Through a small door sat recessed within a heavy-set wall, white gloss painted walls hang and fold down into a space punctuated by several black gloss coated doors. Tonal sound fills the space in pockets and holes that shift and move. Directly opposite is a single prefabricated white metal panel filled with polyurethane and secured with bolts via white powder-coated metal brackets to the concrete floor. Fixed frontally to this is a small white powder-coated, wall-mounted heater powered by a single small, dark grey and lime green box with digital display also powering a small ceramic pink, white and green house-shaped object containing a light bulb. Mounted to the right are two tall long black speakers, a bit too close together, from which emit the aforementioned sounds. At a distance and facing these, are three more prefabricated white metal panels filled with polyurethane and secured with bolts via white powder-coated metal brackets to the concrete floor. Each panel contains one single plug power supply that runs, with white coated electrical cable, to multiple adapters set into white surface-mounted wall sockets. Two of these panels have small black plastic moulded lanterns attached to them, the white coated cables for which run to the plug points of another. Running behind and parallel to these, a row of forty ceramic objects with black text printed on them are wrapped in pairs in an abundance of red heart and clear cellophane with a combination of oversized pull bows and light pink and red curled ribbon that sits, entrail-like, at the base of each object. Set back against this line, are a further two larger prefabricated white metal panels filled with polyurethane and secured with bolts via white powder-coated metal brackets into the concrete floor. Both panels contain small fixed double-glazed windows with vents and double plug power supplies that each run with white coated electrical cable to single adapters set into white surface-mounted wall sockets. On the back of one panel, mounted low and close, is a large monitor screen running a video file from a small concealed media player, the cables of which are held together with a combination of cable ties and an unlocked heart-shaped padlock. To power this equipment, a long white lead folds around to reach the power source of the second panel. The sockets of the first panel remain unused and covered. Also featured, hung low on the white gloss walls are 272 close-cropped images taken over the years 2017, 2018, 2019 inclusive.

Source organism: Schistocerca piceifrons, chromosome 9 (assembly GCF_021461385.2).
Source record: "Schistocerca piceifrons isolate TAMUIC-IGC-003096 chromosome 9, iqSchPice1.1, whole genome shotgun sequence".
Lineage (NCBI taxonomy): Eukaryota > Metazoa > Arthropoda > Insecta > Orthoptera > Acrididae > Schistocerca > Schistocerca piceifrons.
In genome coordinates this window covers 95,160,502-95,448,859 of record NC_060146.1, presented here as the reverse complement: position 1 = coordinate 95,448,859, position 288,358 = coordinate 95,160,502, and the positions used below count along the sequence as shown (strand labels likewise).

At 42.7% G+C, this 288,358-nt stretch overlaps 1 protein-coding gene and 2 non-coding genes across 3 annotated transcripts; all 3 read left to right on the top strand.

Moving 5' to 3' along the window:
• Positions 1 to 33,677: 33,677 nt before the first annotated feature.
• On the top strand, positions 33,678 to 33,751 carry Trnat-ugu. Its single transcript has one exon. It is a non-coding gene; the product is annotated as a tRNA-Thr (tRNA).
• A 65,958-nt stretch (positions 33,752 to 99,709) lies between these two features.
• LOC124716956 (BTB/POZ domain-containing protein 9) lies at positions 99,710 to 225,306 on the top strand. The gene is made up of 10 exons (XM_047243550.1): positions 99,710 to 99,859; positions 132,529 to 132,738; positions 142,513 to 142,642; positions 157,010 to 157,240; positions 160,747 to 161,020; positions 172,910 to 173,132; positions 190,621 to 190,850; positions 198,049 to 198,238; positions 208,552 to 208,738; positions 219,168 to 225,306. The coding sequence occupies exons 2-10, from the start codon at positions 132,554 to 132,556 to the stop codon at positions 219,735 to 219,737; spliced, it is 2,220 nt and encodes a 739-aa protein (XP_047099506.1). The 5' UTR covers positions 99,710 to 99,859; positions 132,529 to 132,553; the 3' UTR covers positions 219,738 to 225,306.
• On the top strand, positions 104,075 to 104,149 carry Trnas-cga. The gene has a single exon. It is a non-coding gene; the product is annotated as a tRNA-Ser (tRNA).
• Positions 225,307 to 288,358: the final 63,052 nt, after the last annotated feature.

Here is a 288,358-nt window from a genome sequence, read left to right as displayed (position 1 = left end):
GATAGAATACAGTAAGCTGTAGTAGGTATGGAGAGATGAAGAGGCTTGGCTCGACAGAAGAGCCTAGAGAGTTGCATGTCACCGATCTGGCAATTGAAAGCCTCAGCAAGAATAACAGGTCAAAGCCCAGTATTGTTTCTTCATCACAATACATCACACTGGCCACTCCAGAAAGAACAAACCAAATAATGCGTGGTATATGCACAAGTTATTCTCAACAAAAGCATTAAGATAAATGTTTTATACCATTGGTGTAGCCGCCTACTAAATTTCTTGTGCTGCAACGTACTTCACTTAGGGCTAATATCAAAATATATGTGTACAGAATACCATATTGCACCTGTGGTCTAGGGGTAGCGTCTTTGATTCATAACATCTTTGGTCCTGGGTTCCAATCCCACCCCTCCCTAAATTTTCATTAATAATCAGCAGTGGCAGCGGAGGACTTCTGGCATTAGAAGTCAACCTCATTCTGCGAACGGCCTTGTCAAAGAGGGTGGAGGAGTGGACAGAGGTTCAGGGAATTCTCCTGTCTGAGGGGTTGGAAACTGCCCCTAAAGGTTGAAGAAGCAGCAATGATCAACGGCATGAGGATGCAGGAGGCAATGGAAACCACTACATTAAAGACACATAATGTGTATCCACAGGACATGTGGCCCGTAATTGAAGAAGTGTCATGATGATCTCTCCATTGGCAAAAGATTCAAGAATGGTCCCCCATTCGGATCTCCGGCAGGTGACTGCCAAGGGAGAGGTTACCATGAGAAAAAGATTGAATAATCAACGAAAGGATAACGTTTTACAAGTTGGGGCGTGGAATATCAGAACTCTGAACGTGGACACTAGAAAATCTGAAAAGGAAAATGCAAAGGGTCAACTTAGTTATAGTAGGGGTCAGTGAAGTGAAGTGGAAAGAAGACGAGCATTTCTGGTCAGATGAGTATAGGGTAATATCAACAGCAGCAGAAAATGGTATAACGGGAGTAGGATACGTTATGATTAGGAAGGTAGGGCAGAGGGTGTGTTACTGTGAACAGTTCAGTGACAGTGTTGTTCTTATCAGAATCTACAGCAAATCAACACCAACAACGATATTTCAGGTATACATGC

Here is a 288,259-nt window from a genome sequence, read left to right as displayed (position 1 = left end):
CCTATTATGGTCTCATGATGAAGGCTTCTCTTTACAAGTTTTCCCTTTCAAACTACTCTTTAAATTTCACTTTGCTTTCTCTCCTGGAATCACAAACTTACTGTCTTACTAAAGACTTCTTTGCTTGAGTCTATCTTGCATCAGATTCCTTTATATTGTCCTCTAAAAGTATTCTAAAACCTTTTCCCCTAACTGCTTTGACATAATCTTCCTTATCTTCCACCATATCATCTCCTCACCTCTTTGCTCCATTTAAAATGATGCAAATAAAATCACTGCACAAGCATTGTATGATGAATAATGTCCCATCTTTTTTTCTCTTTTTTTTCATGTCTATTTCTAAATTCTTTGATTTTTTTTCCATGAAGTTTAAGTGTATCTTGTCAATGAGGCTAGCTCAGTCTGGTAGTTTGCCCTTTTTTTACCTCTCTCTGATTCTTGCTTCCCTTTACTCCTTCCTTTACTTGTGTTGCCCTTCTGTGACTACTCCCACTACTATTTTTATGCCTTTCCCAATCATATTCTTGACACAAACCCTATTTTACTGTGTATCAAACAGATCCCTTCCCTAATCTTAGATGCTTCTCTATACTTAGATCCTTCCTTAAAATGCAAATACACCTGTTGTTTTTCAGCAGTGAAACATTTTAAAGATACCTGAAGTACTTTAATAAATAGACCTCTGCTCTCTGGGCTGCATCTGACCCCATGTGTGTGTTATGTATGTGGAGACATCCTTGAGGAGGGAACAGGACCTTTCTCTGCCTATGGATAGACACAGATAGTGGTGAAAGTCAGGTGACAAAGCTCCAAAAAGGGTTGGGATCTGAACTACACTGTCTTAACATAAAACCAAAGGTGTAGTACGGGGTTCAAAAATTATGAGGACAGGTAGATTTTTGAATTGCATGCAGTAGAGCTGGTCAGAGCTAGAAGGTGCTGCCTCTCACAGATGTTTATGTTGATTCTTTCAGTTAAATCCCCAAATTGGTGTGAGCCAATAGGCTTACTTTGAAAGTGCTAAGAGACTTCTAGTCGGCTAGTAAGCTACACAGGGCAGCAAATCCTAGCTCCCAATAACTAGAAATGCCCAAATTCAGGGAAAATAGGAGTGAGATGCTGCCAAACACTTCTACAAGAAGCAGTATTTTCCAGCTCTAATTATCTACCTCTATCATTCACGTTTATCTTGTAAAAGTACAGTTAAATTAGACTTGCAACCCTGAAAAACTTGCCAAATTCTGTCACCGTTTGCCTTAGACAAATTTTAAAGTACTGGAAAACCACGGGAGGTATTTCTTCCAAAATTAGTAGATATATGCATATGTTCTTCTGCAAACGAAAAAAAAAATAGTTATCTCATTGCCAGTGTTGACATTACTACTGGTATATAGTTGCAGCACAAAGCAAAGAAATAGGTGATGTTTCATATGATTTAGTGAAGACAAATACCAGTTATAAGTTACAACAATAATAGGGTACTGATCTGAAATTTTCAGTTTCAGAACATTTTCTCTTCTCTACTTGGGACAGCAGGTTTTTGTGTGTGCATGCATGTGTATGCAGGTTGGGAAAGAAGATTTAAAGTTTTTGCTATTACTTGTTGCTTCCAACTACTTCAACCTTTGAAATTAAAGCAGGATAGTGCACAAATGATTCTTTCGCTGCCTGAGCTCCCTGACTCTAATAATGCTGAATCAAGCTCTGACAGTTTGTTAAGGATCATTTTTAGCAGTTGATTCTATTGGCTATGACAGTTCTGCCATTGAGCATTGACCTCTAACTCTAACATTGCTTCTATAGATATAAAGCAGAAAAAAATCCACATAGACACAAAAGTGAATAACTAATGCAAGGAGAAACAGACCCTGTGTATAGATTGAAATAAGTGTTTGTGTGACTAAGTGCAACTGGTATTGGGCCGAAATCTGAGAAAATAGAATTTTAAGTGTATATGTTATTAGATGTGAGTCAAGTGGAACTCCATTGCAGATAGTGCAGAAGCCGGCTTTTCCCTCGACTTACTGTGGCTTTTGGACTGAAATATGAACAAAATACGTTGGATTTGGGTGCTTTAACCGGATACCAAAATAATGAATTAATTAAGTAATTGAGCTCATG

Ghislaine Leung (b. 1980, Stockholm, Sweden) lives and works in London, UK. Recent solo projects include: Power Relations, ESSEX STREET, New York City; CONSTITUTION, Chisenhale Gallery, London (2019); VIOLETS 2, Netwerk, Aalst; Local Studies, Reading International, Reading (2018); The Moves, Cell Project Space, London (2017); 078746844, WIELS, Brussels (2016). Leung is a member of PUBLIKATIONEN + EDITIONEN. Her first collection of writings, Partners, was published by Cell Project Space in 2018 and her second publication with Divided is forthcoming in 2020.